“One of our biggest goals is enabling soldiers to operate in a data-driven environment. The key to outmatching the opponent is advanced situational awareness”, says Yaron Sitbon in a fascinating interview
“My experience as a veteran also allows me to be a forward thinker”, Yaron Sitbon says about himself. Sitbon is the VP of the land department at TAR Ideal and a former colonel in the Israeli Defense Forces. He served in the Israeli special forces and the paratroopers’ brigade. As a commander, he was responsible for Oketz, an independent canine special forces unit, the general staff security unit, and the counter-terrorism warfare school. Sitbon participated in operations in the Gaza strip and the 2006 Lebanon war. He has extensive knowledge and expertise in ground warfare strategy and tactics. Sitbon’s job is to bridge the gap between traditional and future battlefields.
“Throughout my 25 years as a soldier, I have fought past wars. We didn’t have cutting-edge military equipment with state-of-the-art technology back then. Our senses were all we had. In the midst of the shells whistling and the wind carrying the battle noises, relying on our hearing and sight was pretty difficult. But things have changed a lot since then”, says Sitbon.
״Advanced technologies have fundamentally changed border management, protection, and security over the past decade—these technologies are being used in military tactical manoeuvres. I’m talking about the use of data on the battlefield. Data is continuously being sent to soldiers from many different sources. These sources include sensors, drones, satellite imagery, AI platforms, GPS, and Visual Intelligence platforms”.
״Data collection and processing from multiple sources in real-time is a challenging task. Battlefields of the future will be very complex. Armed forces that utilise data effectively will have an advantage. That’s why data connectivity is so important. If you receive unprocessed data with background `noise`, there is a possibility that the soldier will become confused and evaluate the situation incorrectly. Data connectivity improves situational awareness for fighting forces. Using wearable solutions, like AR headgear, we can do so in the simplest and most accessible way possible״.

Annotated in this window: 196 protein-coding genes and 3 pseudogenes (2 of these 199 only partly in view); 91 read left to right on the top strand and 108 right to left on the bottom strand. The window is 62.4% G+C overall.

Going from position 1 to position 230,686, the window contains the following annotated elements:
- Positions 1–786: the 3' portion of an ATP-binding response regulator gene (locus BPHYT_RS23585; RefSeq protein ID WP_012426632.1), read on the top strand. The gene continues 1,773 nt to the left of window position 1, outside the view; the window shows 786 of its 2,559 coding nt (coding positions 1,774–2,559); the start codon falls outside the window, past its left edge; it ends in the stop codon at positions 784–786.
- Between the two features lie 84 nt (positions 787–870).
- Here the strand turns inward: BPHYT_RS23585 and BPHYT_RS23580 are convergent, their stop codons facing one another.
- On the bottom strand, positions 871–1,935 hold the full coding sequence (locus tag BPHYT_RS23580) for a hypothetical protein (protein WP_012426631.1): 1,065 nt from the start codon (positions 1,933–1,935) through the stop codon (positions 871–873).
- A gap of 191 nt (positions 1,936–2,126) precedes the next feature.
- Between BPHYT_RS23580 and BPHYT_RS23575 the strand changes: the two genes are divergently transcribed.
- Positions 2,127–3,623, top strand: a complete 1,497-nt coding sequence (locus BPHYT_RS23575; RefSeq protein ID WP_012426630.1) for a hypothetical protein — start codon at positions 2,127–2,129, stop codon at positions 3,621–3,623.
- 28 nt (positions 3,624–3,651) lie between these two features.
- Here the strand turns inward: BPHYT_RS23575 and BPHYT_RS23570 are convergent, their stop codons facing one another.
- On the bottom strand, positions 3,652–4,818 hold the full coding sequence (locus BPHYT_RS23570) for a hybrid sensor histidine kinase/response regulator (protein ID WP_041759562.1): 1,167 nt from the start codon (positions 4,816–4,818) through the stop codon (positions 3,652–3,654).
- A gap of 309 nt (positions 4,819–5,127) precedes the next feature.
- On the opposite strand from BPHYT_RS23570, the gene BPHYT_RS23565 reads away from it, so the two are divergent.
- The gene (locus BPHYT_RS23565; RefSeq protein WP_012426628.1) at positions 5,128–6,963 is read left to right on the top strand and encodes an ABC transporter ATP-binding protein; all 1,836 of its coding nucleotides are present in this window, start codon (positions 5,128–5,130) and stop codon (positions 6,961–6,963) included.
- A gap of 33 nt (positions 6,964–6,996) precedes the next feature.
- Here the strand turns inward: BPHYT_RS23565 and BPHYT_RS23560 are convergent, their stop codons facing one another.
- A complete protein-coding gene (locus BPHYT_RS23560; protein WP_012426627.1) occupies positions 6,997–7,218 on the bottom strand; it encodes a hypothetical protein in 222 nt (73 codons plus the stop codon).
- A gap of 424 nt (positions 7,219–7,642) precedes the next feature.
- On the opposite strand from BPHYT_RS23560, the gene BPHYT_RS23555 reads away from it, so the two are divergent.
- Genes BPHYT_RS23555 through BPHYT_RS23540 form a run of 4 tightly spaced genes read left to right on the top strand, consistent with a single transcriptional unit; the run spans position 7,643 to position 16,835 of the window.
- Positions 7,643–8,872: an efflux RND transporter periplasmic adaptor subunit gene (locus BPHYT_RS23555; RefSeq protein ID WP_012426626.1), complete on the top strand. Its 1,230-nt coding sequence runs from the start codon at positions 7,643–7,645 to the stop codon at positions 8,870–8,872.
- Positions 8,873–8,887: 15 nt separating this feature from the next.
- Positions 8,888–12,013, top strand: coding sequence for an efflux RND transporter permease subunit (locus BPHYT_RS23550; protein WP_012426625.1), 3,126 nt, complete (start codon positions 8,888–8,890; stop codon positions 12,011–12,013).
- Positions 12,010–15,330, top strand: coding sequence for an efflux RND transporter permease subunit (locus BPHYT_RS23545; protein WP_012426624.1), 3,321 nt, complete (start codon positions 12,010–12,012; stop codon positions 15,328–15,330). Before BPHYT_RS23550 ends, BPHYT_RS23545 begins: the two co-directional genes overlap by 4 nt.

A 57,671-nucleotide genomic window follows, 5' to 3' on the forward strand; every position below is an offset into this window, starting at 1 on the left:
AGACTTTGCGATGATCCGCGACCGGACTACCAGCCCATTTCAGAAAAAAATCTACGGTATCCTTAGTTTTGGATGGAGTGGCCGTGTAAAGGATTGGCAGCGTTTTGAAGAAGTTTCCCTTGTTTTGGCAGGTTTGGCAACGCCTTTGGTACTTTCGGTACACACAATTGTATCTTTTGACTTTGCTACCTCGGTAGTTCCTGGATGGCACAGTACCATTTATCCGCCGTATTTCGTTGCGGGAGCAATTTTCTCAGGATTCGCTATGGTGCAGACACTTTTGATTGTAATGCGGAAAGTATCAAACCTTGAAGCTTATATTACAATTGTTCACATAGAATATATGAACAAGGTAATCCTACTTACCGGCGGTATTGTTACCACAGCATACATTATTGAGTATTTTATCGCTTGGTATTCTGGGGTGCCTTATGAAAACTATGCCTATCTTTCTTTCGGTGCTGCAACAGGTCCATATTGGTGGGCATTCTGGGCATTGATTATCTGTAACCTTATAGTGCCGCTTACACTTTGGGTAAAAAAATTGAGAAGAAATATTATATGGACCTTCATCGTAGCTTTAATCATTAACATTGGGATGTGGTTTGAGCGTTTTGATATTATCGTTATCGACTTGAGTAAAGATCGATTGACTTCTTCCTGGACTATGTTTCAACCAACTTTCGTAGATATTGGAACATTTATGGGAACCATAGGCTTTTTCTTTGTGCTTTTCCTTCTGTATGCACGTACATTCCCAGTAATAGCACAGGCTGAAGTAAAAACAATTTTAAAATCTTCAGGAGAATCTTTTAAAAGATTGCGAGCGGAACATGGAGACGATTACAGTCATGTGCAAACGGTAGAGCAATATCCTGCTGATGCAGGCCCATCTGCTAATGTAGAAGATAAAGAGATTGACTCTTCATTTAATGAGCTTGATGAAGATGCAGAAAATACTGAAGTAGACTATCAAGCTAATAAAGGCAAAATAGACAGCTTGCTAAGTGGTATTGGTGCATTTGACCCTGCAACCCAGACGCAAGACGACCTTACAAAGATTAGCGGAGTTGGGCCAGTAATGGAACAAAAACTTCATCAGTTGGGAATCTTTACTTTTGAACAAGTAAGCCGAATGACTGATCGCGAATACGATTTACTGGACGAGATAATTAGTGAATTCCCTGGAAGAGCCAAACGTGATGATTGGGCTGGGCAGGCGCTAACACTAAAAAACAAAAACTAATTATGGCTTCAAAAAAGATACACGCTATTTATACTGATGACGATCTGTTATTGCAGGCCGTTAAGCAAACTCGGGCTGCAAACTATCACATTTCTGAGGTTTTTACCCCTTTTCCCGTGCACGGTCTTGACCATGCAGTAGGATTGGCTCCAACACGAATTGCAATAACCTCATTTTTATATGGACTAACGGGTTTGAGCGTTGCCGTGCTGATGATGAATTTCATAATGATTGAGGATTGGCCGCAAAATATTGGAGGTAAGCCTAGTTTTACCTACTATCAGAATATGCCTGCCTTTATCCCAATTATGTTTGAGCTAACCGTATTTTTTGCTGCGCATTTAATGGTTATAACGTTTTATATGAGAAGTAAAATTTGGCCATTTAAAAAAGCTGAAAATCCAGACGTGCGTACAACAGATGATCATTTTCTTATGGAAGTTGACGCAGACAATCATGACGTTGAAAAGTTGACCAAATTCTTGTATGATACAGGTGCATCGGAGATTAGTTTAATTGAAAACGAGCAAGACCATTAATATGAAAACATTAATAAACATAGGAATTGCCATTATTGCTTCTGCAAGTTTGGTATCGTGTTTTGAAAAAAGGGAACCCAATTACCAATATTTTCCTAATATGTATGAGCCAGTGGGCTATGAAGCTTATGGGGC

Sitbon discusses another aspect of the future battlefield: soldier protection systems, which will likely undergo significant change soon.
“Protecting the head and torso is particularly important to prevent serious injuries or death. Modern armed forces have developed combat helmets and body armour for use on the battlefield, in order to protect critical areas of the body”.
“In order to increase mobility and survivability, soldier protection systems should be lightweight and comfortable. Infantry soldiers’ body armour is made from ultra-lightweight materials to ensure that forces possess the speed and agility necessary to win on tomorrow’s battlefields. Headgear not only provides excellent head protection but also incorporates advanced systems. As we see, safety and technology are intertwined”.
– Data connectivity and mobility are crucial factors in the future battlefield. What are other elements essential to consider?
“Data alone is not enough. Data is only as good as how you use it. Utilising all the tools available to acquire targets. This is the issue at hand. By analysing data, we can better understand active combat situations, which enables us to respond quickly and make dynamic decisions against hostile adversaries”.